Only in the 1970s did fresh research gain new insight into the original instrument. Pioneering players and academics such as Alison Kinnaird and Keith Sanger discovered that some tunes which could be traced back to the harpers still survived in lute, fiddle and piping manuscripts. Since then discoveries of further manuscripts such as the Welsh “Robert Ap Huw” and successful reproductions of early instruments have led to great advances in the understanding of playing techniques and musical styles. Player-researchers such as Ann Heymann and William Taylor have led this field, opening it out so that we can now hear expert performances of authentic repertoire on this ancient instrument.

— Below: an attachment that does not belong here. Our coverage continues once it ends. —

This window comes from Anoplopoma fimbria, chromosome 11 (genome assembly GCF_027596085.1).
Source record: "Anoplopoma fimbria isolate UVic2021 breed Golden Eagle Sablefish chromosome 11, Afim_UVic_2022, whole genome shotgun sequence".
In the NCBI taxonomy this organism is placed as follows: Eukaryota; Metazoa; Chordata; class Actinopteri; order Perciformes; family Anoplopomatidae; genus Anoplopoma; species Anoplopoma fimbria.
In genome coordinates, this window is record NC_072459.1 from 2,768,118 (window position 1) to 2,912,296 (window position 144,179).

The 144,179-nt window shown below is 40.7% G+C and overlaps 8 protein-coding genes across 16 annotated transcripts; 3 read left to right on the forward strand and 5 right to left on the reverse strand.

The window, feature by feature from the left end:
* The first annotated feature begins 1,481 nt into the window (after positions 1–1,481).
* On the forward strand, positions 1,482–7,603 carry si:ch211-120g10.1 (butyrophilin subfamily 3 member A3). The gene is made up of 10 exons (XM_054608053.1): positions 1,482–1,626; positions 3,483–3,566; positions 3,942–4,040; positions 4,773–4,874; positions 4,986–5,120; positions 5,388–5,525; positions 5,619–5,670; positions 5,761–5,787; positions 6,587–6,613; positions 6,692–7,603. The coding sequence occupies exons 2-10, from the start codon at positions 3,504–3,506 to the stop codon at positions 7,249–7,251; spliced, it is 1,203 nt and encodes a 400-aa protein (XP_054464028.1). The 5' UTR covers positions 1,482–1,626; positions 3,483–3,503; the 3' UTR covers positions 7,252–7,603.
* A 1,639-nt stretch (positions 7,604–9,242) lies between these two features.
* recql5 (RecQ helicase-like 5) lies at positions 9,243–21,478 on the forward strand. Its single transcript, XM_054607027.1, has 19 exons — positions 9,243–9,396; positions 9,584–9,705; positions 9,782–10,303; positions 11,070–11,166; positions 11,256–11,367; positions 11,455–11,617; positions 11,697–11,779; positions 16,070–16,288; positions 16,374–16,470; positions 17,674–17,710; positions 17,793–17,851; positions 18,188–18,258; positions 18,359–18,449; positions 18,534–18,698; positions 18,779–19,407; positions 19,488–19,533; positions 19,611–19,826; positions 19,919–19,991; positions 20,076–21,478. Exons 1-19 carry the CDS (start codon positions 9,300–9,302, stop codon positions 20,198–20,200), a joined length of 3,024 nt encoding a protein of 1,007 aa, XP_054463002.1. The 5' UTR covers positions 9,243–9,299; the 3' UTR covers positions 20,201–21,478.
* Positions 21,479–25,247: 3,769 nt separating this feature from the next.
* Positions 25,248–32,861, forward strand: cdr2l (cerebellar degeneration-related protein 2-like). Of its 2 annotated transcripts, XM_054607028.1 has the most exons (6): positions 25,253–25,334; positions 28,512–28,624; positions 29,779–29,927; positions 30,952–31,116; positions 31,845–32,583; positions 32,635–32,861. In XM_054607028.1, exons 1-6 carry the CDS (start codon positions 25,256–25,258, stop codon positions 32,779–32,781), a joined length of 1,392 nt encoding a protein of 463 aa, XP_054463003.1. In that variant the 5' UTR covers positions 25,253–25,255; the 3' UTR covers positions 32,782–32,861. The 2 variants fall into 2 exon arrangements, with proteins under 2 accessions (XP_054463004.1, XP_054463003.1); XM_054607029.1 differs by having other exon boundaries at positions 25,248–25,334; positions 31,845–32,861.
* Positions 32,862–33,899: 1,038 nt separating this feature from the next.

In the meantime, the upsurge of interest in traditional music in general and the work of players such as Alison Kinnaird, Patsy Seddon and Isobel Mieras (but name but a few) has also led to a revival of the lever harp. It is no longer a “practice harp” but an instrument in its own right, with its own repertoire drawing from both a newfound knowledge of old harp tunes and the contemporary tradition of the fiddle and pipes.

The result is that the tradition of the harp in Scotland today is at its most vibrant since the age of the clan harpers, with old music more readily accessible than ever before and new music being composed all the time.

Rosie Morton